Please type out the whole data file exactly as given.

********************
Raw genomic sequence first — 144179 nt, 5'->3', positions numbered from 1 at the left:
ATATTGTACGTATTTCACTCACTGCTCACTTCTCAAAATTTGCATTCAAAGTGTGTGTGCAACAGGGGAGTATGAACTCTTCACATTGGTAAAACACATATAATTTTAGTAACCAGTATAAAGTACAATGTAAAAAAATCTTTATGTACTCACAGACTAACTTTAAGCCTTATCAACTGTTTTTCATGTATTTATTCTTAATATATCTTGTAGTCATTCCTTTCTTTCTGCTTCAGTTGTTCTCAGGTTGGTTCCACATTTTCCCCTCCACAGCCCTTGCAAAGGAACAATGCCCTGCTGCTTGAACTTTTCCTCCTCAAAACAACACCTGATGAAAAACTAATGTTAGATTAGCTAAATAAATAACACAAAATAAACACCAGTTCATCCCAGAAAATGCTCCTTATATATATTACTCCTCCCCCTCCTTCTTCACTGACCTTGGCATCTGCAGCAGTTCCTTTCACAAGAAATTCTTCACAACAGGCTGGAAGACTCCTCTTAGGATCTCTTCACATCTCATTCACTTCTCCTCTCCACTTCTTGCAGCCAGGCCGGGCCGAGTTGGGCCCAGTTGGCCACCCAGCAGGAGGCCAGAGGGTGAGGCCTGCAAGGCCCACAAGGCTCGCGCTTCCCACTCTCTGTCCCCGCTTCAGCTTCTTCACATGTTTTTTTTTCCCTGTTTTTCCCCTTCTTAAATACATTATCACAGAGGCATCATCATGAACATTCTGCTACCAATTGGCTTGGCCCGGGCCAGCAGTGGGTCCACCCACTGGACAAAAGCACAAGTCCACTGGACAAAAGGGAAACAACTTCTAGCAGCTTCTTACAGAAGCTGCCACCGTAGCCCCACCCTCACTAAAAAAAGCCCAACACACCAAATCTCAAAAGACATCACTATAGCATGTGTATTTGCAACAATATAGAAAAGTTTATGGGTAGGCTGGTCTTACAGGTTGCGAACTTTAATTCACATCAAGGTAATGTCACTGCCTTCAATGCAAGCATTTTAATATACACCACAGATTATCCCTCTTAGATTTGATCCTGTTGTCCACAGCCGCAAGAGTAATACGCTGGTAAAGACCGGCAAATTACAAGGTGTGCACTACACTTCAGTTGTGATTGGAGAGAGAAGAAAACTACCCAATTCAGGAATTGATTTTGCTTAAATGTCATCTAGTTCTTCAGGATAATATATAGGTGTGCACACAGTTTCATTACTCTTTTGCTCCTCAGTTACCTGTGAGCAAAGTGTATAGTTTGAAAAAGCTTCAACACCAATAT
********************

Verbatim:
Raw genomic sequence first — 144179 nt, 5'->3', positions numbered from 1 at the left:
ATATTGTACGTATTTCACTCACTGCTCACTTCTCAAAATTTGCATTCAAAGTGTGTGTGCAACAGGGGAGTATGAACTCTTCACATTGGTAAAACACATATAATTTTAGTAACCAGTATAAAGTACAATGTAAAAAAATCTTTATGTACTCACAGACTAACTTTAAGCCTTATCAACTGTTTTTCATGTATTTATTCTTAATATATCTTGTAGTCATTCCTTTCTTTCTGCTTCAGTTGTTCTCAGGTTGGTTCCACATTTTCCCCTCCACAGCCCTTGCAAAGGAACAATGCCCTGCTGCTTGAACTTTTCCTCCTCAAAACAACACCTGATGAAAAACTAATGTTAGATTAGCTAAATAAATAACACAAAATAAACACCAGTTCATCCCAGAAAATGCTCCTTATATATATTACTCCTCCCCCTCCTTCTTCACTGACCTTGGCATCTGCAGCAGTTCCTTTCACAAGAAATTCTTCACAACAGGCTGGAAGACTCCTCTTAGGATCTCTTCACATCTCATTCACTTCTCCTCTCCACTTCTTGCAGCCAGGCCGGGCCGAGTTGGGCCCAGTTGGCCACCCAGCAGGAGGCCAGAGGGTGAGGCCTGCAAGGCCCACAAGGCTCGCGCTTCCCACTCTCTGTCCCCGCTTCAGCTTCTTCACATGTTTTTTTTTCCCTGTTTTTCCCCTTCTTAAATACATTATCACAGAGGCATCATCATGAACATTCTGCTACCAATTGGCTTGGCCCGGGCCAGCAGTGGGTCCACCCACTGGACAAAAGCACAAGTCCACTGGACAAAAGGGAAACAACTTCTAGCAGCTTCTTACAGAAGCTGCCACCGTAGCCCCACCCTCACTAAAAAAAGCCCAACACACCAAATCTCAAAAGACATCACTATAGCATGTGTATTTGCAACAATATAGAAAAGTTTATGGGTAGGCTGGTCTTACAGGTTGCGAACTTTAATTCACATCAAGGTAATGTCACTGCCTTCAATGCAAGCATTTTAATATACACCACAGATTATCCCTCTTAGATTTGATCCTGTTGTCCACAGCCGCAAGAGTAATACGCTGGTAAAGACCGGCAAATTACAAGGTGTGCACTACACTTCAGTTGTGATTGGAGAGAGAAGAAAACTACCCAATTCAGGAATTGATTTTGCTTAAATGTCATCTAGTTCTTCAGGATAATATATAGGTGTGCACACAGTTTCATTACTCTTTTGCTCCTCAGTTACCTGTGAGCAAAGTGTATAGTTTGAAAAAGCTTCAACACCAATAT